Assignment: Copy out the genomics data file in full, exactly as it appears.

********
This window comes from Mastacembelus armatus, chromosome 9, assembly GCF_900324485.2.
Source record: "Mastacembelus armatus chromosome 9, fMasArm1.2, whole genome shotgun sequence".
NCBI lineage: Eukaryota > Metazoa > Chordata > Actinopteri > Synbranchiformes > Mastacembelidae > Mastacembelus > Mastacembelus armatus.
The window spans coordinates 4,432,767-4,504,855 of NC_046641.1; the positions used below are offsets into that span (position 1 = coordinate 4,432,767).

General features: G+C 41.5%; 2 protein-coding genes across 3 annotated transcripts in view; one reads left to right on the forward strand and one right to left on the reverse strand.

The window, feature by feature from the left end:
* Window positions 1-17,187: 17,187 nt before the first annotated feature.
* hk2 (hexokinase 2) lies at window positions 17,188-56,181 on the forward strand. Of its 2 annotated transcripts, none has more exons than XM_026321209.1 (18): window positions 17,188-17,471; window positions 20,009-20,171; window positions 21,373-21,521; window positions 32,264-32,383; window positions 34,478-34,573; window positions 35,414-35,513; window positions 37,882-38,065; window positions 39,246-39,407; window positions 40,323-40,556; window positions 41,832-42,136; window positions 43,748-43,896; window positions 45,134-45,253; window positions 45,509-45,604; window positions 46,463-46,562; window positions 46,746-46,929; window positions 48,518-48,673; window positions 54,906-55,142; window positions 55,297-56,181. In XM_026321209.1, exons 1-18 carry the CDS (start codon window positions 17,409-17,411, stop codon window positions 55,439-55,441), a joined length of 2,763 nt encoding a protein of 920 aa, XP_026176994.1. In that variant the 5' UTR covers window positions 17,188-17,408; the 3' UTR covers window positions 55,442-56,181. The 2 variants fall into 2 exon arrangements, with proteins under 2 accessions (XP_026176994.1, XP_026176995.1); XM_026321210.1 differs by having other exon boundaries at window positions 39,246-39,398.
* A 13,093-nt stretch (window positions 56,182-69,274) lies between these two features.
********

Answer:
This window comes from Mastacembelus armatus, chromosome 9, assembly GCF_900324485.2.
Source record: "Mastacembelus armatus chromosome 9, fMasArm1.2, whole genome shotgun sequence".
NCBI lineage: Eukaryota > Metazoa > Chordata > Actinopteri > Synbranchiformes > Mastacembelidae > Mastacembelus > Mastacembelus armatus.
The window spans coordinates 4,432,767-4,504,855 of NC_046641.1; the positions used below are offsets into that span (position 1 = coordinate 4,432,767).

General features: G+C 41.5%; 2 protein-coding genes across 3 annotated transcripts in view; one reads left to right on the forward strand and one right to left on the reverse strand.

The window, feature by feature from the left end:
* Window positions 1-17,187: 17,187 nt before the first annotated feature.
* hk2 (hexokinase 2) lies at window positions 17,188-56,181 on the forward strand. Of its 2 annotated transcripts, none has more exons than XM_026321209.1 (18): window positions 17,188-17,471; window positions 20,009-20,171; window positions 21,373-21,521; window positions 32,264-32,383; window positions 34,478-34,573; window positions 35,414-35,513; window positions 37,882-38,065; window positions 39,246-39,407; window positions 40,323-40,556; window positions 41,832-42,136; window positions 43,748-43,896; window positions 45,134-45,253; window positions 45,509-45,604; window positions 46,463-46,562; window positions 46,746-46,929; window positions 48,518-48,673; window positions 54,906-55,142; window positions 55,297-56,181. In XM_026321209.1, exons 1-18 carry the CDS (start codon window positions 17,409-17,411, stop codon window positions 55,439-55,441), a joined length of 2,763 nt encoding a protein of 920 aa, XP_026176994.1. In that variant the 5' UTR covers window positions 17,188-17,408; the 3' UTR covers window positions 55,442-56,181. The 2 variants fall into 2 exon arrangements, with proteins under 2 accessions (XP_026176994.1, XP_026176995.1); XM_026321210.1 differs by having other exon boundaries at window positions 39,246-39,398.
* A 13,093-nt stretch (window positions 56,182-69,274) lies between these two features.